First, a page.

Mohs Scale

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Mohs scale

[′mōz ‚skāl]
(mineralogy)
An empirical scale consisting of 10 minerals with reference to which the hardness of all other minerals is measured; it includes, from softest (designated 1) to hardest (10): talc, gypsum, calcite, fluorite, apatite, orthoclase, quartz, topaz, corundum, and diamond.
McGraw-Hill Dictionary of Scientific & Technical Terms, 6E, Copyright © 2003 by The McGraw-Hill Companies, Inc.
The following article is from The Great Soviet Encyclopedia (1979). It might be outdated or ideologically biased.

Mohs’ Scale

 

a ten-point scale for measuring the relative hardness of minerals. Proposed by the German scientist F. Mohs in 1811, the scale (see Table 1) comprises ten standards of hardness.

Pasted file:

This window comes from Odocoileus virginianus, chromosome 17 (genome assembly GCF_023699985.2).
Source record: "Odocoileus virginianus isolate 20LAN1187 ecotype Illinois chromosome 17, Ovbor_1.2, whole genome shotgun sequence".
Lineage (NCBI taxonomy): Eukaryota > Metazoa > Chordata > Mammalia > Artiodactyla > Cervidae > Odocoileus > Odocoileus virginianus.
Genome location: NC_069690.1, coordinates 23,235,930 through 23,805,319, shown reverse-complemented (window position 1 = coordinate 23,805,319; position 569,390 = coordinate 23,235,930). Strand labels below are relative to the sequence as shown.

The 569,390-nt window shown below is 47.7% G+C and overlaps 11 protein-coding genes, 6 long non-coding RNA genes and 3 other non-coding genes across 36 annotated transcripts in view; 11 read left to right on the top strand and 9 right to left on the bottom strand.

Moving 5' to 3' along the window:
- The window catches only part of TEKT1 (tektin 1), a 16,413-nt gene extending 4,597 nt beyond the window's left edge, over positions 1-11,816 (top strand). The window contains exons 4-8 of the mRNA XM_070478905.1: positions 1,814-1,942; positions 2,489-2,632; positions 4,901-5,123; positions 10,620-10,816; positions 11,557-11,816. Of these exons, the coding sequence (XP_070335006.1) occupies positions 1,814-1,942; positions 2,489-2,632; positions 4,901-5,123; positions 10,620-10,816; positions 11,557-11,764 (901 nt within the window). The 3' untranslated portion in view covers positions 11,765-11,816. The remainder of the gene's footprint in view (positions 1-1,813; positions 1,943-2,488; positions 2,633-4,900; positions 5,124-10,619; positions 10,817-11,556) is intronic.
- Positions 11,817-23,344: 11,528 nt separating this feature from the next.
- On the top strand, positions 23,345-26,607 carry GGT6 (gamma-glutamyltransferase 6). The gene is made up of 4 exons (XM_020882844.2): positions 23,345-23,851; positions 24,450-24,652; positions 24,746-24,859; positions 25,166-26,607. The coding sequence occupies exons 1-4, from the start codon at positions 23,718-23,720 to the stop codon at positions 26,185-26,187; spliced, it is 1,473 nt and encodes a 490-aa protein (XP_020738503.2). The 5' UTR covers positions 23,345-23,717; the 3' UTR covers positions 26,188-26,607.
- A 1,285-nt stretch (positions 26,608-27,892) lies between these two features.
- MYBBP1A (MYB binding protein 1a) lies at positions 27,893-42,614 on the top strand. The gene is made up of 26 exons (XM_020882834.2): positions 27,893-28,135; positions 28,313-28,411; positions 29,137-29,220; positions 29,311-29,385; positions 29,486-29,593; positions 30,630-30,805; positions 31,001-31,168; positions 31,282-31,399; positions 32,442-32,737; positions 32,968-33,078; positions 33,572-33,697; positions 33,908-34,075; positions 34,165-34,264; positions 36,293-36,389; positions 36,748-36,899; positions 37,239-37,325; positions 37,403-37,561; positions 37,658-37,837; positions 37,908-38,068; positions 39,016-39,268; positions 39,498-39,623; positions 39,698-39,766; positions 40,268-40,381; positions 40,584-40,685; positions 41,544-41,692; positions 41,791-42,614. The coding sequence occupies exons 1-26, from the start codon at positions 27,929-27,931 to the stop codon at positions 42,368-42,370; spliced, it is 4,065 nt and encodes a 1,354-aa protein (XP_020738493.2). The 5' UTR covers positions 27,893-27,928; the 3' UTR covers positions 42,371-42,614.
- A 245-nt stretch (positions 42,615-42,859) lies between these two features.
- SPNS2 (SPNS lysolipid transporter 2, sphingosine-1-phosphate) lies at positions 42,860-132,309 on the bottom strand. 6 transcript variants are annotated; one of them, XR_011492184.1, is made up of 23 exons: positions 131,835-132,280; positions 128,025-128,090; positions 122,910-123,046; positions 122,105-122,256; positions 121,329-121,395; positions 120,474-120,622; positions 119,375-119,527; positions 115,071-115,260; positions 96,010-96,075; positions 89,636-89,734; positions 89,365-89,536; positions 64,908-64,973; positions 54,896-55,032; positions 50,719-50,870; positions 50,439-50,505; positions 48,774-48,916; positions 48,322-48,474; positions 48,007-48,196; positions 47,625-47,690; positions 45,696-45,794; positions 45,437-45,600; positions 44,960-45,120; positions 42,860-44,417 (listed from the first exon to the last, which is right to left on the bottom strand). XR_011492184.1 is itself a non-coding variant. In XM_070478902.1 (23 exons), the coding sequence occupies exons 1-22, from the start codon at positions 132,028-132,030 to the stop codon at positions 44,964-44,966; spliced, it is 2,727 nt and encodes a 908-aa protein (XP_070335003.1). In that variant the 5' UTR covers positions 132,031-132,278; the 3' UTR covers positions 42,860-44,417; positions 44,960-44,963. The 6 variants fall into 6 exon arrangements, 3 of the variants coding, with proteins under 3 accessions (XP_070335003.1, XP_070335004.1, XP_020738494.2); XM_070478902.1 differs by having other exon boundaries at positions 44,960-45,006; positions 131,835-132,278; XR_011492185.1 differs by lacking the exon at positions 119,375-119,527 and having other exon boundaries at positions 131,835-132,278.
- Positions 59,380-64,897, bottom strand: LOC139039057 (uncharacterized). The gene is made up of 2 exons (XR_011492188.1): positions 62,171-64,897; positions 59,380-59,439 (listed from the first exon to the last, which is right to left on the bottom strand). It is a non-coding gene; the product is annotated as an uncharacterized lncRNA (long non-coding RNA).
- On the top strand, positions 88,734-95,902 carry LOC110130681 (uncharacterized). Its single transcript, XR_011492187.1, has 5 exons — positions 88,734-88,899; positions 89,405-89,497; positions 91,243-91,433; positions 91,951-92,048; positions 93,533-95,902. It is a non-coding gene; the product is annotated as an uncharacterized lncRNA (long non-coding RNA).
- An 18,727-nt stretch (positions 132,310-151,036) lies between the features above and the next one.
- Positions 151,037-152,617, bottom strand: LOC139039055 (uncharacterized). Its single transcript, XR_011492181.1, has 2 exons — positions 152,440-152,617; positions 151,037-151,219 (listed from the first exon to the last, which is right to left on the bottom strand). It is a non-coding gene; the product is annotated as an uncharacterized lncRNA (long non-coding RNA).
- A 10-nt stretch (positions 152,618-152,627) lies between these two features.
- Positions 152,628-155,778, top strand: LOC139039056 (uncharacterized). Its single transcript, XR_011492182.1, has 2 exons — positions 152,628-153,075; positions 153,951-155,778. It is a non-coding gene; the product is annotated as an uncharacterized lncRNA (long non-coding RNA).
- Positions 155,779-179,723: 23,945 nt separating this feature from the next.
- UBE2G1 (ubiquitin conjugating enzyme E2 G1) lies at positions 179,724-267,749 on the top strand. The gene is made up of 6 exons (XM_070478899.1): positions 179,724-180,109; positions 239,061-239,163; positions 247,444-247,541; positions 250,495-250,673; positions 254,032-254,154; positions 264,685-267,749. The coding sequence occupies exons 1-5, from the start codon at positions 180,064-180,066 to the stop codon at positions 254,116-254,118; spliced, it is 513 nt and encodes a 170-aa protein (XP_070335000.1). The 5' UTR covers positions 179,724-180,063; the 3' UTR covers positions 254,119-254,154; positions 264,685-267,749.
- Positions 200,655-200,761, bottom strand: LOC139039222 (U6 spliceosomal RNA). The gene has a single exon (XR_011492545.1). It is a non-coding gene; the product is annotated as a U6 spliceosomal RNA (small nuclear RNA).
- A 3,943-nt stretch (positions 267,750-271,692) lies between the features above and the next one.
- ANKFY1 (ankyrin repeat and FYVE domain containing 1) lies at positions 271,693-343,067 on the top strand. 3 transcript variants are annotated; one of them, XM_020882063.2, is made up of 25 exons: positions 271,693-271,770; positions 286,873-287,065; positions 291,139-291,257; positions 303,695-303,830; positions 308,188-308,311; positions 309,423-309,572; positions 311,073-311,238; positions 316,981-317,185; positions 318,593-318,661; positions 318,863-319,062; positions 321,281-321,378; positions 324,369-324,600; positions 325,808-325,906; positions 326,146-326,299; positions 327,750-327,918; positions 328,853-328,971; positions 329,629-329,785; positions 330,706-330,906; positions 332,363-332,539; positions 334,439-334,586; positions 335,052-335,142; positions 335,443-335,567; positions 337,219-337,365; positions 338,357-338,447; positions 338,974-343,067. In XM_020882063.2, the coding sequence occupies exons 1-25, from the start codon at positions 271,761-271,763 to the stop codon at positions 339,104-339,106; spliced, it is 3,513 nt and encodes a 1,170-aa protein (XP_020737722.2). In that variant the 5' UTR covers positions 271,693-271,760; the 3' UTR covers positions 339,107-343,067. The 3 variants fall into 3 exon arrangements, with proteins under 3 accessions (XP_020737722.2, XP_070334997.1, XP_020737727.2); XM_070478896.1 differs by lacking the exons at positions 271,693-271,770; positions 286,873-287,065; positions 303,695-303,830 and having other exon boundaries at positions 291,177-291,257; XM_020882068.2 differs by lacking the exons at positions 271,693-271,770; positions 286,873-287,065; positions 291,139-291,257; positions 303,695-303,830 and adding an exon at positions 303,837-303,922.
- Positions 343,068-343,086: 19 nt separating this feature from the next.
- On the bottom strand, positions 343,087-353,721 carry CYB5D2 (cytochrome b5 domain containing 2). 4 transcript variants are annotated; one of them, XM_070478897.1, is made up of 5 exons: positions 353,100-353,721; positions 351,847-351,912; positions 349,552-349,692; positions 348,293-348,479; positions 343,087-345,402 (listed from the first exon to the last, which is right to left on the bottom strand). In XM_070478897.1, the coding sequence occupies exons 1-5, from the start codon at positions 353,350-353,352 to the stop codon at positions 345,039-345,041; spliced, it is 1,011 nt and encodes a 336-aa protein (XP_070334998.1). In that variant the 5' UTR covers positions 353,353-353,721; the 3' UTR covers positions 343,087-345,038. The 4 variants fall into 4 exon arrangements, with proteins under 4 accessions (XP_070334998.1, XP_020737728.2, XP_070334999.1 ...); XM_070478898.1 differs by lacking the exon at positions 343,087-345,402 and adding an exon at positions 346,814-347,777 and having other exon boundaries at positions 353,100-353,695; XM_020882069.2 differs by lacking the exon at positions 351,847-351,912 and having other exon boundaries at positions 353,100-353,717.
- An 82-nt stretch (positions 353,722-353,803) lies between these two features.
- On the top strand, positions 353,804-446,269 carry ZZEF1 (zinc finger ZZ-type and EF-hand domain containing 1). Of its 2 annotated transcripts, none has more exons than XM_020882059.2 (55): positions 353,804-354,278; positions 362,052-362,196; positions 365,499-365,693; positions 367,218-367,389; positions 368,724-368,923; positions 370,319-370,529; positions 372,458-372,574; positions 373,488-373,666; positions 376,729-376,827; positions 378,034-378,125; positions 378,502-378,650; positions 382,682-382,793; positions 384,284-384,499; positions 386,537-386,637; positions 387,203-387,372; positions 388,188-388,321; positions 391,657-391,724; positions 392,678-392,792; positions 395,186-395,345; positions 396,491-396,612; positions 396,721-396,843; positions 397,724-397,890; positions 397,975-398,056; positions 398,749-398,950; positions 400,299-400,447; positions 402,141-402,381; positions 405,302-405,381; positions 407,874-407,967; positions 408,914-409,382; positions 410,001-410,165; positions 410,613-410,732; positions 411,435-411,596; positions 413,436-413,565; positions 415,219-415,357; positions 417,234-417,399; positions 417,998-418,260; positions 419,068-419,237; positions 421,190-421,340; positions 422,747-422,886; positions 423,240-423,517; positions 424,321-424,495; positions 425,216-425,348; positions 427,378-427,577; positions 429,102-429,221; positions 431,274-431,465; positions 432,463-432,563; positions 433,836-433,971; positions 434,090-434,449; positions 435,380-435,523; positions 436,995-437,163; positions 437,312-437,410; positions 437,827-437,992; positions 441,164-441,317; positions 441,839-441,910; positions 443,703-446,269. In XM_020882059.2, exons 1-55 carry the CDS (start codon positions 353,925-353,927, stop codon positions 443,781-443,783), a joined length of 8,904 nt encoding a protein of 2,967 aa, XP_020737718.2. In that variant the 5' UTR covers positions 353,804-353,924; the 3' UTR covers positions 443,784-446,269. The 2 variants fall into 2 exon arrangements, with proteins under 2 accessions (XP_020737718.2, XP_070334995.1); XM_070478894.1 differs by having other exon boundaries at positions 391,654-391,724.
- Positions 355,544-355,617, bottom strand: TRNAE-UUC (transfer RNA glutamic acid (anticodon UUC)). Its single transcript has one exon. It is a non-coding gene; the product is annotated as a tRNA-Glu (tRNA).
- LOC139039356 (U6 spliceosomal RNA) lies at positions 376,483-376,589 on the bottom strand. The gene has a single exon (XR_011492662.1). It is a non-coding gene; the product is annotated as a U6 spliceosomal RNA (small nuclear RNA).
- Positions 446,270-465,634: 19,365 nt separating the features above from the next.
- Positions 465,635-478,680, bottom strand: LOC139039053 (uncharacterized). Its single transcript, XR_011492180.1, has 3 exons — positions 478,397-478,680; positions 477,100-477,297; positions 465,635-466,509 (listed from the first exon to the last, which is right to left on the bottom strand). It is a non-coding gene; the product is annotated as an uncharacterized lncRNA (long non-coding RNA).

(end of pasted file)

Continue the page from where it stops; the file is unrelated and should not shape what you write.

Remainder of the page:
Table 1. Mohs’ scale of hardness
1Talc6Orthoclase
2Gypsum7Quartz
3Calcite8Topaz
4Fluorite9Corundum
5Apatite10Diamond

The relative hardness is determined by scratching the surface of the test specimen with a standard of the Mohs’ scale. If, for example, the standard apatite, having a hardness of 5, scratches the specimen and the specimen itself leaves a mark on the surface of fluorite, the standard with a hardness of 4, then the hardness of the mineral being tested is approximately 4.5. Mohs’ scale facilitates the rapid identification of minerals.

The Great Soviet Encyclopedia, 3rd Edition (1970-1979). © 2010 The Gale Group, Inc. All rights reserved.